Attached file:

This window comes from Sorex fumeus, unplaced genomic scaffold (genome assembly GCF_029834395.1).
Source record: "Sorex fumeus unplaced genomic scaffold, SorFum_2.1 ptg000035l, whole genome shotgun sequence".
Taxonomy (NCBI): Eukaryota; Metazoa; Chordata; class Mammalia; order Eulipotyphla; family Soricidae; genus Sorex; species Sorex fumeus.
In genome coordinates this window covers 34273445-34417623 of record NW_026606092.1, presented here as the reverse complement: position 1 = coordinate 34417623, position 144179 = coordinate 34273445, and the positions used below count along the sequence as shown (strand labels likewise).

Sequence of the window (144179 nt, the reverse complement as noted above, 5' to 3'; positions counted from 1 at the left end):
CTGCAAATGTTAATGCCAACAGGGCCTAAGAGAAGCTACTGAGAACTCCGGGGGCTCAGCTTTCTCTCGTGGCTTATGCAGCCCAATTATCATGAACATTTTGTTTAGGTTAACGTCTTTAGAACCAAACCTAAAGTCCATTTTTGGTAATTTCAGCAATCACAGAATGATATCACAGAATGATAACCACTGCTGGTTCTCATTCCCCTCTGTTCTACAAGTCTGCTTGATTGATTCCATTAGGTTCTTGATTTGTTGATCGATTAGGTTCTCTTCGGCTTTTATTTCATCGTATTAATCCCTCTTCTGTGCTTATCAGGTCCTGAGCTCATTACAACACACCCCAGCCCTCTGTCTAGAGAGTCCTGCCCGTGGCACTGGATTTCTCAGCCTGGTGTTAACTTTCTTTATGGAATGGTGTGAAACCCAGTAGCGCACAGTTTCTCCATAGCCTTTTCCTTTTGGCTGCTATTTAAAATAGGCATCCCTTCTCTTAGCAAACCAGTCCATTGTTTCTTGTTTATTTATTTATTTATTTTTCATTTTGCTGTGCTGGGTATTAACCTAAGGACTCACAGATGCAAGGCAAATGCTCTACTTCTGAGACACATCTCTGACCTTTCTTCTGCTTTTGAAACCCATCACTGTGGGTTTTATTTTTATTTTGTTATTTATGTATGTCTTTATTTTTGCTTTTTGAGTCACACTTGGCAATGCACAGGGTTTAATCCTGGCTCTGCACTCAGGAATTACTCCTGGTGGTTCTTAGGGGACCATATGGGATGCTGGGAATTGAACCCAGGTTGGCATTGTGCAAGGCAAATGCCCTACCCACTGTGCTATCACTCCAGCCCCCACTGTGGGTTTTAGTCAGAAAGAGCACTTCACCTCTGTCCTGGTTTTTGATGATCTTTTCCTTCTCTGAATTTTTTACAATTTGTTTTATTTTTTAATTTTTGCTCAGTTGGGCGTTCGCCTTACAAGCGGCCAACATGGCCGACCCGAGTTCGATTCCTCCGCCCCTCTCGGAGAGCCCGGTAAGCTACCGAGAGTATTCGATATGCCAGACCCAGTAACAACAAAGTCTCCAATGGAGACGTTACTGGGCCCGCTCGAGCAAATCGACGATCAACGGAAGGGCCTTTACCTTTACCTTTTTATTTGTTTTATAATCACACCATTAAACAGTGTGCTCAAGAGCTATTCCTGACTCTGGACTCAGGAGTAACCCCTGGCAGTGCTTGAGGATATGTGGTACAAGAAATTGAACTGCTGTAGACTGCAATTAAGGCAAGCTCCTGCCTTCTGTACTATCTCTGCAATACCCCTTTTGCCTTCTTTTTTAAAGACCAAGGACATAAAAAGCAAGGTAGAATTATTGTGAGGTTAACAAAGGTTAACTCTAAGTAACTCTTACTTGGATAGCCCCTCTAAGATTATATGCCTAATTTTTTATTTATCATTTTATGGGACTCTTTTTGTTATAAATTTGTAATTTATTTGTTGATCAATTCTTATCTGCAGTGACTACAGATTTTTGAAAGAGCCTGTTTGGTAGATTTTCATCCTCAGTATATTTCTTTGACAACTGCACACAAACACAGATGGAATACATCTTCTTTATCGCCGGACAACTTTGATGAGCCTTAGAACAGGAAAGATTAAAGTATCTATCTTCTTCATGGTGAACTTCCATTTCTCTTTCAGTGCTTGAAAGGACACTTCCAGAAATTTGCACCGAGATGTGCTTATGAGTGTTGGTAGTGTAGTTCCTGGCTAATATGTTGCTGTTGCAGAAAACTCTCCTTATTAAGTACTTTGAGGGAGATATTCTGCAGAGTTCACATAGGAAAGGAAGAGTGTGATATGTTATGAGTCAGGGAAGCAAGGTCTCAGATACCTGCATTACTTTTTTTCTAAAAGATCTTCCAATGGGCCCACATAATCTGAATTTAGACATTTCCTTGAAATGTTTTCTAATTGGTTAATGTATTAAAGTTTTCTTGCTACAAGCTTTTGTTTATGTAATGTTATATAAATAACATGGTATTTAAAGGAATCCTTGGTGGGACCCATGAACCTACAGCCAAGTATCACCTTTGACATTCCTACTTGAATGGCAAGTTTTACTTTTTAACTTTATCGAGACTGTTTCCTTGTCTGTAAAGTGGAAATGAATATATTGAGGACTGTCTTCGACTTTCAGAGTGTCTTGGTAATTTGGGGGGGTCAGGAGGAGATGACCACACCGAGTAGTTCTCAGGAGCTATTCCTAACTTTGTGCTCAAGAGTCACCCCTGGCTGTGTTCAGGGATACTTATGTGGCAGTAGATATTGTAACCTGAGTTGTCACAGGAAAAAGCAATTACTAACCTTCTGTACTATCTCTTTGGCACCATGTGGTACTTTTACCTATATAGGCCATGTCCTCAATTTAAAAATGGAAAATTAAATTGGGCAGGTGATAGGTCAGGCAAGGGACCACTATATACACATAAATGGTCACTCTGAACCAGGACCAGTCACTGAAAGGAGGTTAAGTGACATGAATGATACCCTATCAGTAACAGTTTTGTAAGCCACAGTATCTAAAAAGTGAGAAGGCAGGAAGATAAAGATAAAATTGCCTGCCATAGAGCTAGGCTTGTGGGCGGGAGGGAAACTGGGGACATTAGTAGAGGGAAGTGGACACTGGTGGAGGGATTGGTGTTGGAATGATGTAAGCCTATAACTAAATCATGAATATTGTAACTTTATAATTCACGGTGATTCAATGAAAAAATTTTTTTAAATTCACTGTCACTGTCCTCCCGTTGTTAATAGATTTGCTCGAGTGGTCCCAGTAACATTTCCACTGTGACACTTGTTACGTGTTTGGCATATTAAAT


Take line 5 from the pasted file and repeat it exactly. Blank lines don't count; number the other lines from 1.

Sequence of the window (144179 nt, the reverse complement as noted above, 5' to 3'; positions counted from 1 at the left end):